Asking Questions at Public Events….
Some call it the ‘intelligence of the audience,’ yet sometimes it’s just not that. We refer to the Q&A session after public talks or lectures. At Live Talks Los Angeles, we look forward to them, as you never know what will come up, like the time on November 22nd, 2010, when we hosted Roger McGuinn of The Byrds. Being the anniversary of the Kennedy assassination, someone asked McGuinn to comment on his recollections of that day. Mcguinn started to speak, and then decided the music said more, so played the Byrds’ version of the song, He Was a Friend of Mine, with the song’s melody altered and the lyrics changed to lament the assassination of John F. Kennedy. Here’s the video (at 3:22). It was one of those moments at a public event.
Speaking of questions at public events, at Live Talks Los Angeles, we remind folks that questions are short and generally starts with a W or an H. In today’s NYT is a piece by Misha Glouberman on Q&As at public events that we liked. Here’s an excerpt:
‘How do I know if my question is a good question?’’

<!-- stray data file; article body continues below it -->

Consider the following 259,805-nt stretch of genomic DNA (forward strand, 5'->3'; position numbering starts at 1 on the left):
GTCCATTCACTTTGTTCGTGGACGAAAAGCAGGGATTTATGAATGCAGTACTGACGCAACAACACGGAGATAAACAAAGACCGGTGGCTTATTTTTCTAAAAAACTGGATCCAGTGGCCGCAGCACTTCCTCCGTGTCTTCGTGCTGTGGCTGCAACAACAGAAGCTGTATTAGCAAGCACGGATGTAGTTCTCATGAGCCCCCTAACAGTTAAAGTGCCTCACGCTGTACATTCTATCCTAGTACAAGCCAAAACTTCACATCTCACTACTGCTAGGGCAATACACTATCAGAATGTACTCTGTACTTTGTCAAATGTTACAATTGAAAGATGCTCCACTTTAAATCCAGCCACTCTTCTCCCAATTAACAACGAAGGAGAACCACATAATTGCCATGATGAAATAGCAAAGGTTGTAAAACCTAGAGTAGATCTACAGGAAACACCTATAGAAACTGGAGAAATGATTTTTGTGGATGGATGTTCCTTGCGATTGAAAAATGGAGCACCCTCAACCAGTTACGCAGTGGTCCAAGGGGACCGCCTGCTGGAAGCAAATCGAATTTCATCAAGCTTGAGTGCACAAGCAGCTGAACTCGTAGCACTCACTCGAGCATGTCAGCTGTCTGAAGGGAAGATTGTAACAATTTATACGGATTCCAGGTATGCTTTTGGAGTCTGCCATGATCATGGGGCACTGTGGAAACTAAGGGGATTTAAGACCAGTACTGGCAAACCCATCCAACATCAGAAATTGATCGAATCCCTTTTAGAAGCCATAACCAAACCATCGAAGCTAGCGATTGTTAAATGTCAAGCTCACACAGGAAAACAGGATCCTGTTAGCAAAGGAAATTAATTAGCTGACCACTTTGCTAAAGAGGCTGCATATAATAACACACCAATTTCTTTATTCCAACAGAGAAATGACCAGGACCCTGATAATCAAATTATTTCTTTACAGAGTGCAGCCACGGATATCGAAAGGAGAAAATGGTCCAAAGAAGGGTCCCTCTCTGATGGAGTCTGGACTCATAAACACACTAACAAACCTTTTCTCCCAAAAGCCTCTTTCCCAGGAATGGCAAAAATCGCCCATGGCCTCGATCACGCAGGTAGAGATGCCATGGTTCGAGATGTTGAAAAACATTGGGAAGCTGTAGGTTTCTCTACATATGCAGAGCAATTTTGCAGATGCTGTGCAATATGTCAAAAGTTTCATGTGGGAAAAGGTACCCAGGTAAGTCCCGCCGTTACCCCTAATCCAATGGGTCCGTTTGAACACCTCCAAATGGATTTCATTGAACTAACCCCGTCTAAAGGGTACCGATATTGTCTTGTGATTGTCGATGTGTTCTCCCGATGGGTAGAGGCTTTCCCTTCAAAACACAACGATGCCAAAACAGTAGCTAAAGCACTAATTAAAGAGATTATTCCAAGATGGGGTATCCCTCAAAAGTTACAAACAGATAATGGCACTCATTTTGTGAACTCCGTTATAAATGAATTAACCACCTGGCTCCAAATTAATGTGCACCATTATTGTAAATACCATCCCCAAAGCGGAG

‘‘Good question,’’ I reply, setting them on a spiral of positive feedback. A good question is, by definition, a question. You cannot just take a statement and raise the pitch at the end. Sometimes people will say ‘‘Might it not be said that statement-statement-statement?’’ or ‘‘How would you respond were someone to say statement-statement- statement?’’ You can’t just take a statement and dress it up in a question’s clothes, like the Little Rascals dressing up as a grown-up to get into a movie.
Also, if there are grammarians in the audience, they will support me when I say that there is no such grammatical construct as a two-part question. If you think you have a two-part question, you actually just have two questions. We encourage you to ask the better of the two and save the crappy one for a less-discriminating lecture series.